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Devolved fields The National Assembly can make laws for Wales in the following areas affecting your life: 01 02 03 04 05 06 07 08 09 10 11 12 13 14 15 16 17 18 19 20

Agriculture, fisheries, forestry and rural development Ancient monuments and historic buildings Culture Economic development Education and training Environment Fire and rescue services and promotion of fire safety Food Health and health services Highways and transport Housing Local government National Assembly for Wales Public administration Social welfare Sport and recreation Tourism Town and country planning Water and flood defence Welsh language


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So what would a ‘yes’ vote mean? A ‘yes’ vote in the referendum would remove the need for negotiation between the governments of the UK and Wales over what elements of law-making powers should be transferred to the National Assembly. It would also remove the involvement of Members of the House of Commons and House of Lords in scrutinising proposals to give the Assembly the power to make laws. Instead, the responsibility would rest on the Welsh Government and the Members of the National Assembly to decide how to use the Assembly’s law-making powers. So the choice to be made in the referendum is whether the Assembly should: ––stay as it is now – able to gain powers to change the law, but piece by piece if the UK Parliament agrees; or ––move instead to a position where it can make laws without first having to get the approval of the UK Parliament for the power to do so. It’s really important that you use your votes in 2011. That way, you will decide who represents you and how laws for Wales are made. Keep an eye on our website, www.assemblywales.org, for Vote 2011 news and dates for your diary.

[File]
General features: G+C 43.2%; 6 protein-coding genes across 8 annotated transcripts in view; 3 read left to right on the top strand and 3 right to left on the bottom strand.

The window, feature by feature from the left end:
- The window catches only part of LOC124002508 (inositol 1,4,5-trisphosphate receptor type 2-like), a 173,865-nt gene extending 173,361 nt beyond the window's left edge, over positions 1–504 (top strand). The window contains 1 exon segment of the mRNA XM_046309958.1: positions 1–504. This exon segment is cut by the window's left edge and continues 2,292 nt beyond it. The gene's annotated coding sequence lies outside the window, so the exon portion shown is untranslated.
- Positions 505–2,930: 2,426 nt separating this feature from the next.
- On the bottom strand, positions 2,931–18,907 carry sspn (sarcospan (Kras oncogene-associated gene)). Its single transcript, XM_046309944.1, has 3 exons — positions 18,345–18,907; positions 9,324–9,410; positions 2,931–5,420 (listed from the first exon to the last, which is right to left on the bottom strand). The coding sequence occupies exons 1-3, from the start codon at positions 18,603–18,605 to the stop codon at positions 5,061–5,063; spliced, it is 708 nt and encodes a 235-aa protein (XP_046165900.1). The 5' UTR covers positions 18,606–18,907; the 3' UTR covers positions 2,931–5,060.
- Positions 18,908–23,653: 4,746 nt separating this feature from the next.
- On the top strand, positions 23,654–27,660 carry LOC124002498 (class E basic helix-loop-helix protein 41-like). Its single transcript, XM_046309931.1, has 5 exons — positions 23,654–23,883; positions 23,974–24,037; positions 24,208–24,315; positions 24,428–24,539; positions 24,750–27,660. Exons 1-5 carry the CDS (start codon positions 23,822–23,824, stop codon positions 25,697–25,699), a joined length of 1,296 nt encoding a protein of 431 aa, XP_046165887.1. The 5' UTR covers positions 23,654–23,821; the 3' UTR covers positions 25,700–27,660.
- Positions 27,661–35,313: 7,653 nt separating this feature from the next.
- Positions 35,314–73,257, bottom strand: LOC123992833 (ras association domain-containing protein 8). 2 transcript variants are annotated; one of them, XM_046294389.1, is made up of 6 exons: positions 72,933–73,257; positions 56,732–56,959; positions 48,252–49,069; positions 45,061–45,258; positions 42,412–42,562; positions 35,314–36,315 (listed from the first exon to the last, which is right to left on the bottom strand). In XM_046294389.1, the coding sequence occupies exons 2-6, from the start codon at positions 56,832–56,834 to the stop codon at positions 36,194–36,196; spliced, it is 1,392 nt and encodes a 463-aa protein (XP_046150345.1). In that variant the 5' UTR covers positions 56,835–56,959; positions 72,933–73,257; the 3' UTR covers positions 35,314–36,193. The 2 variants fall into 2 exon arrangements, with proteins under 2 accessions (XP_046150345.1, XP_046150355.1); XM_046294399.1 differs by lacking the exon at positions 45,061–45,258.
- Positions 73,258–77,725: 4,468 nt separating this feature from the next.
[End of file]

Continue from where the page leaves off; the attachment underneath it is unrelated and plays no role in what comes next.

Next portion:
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T: 0845 010 5500 www.vote2011.org www.assemblywales.org assembly.info@wales.gov.uk assembly.bookings@wales.gov.uk Engage with the Assembly on Facebook, YouTube, Twitter and Flickr.

Š National Assembly for Wales Commission Copyright 2011 The text of this document may be reproduced free of charge in any format or medium providing that it is reproduced accurately and not used in a misleading or derogatory context. The material must be acknowledged as copyright of the National Assembly for Wales Commission and the title of the document specified.


Vote - Your guide to voting in 2011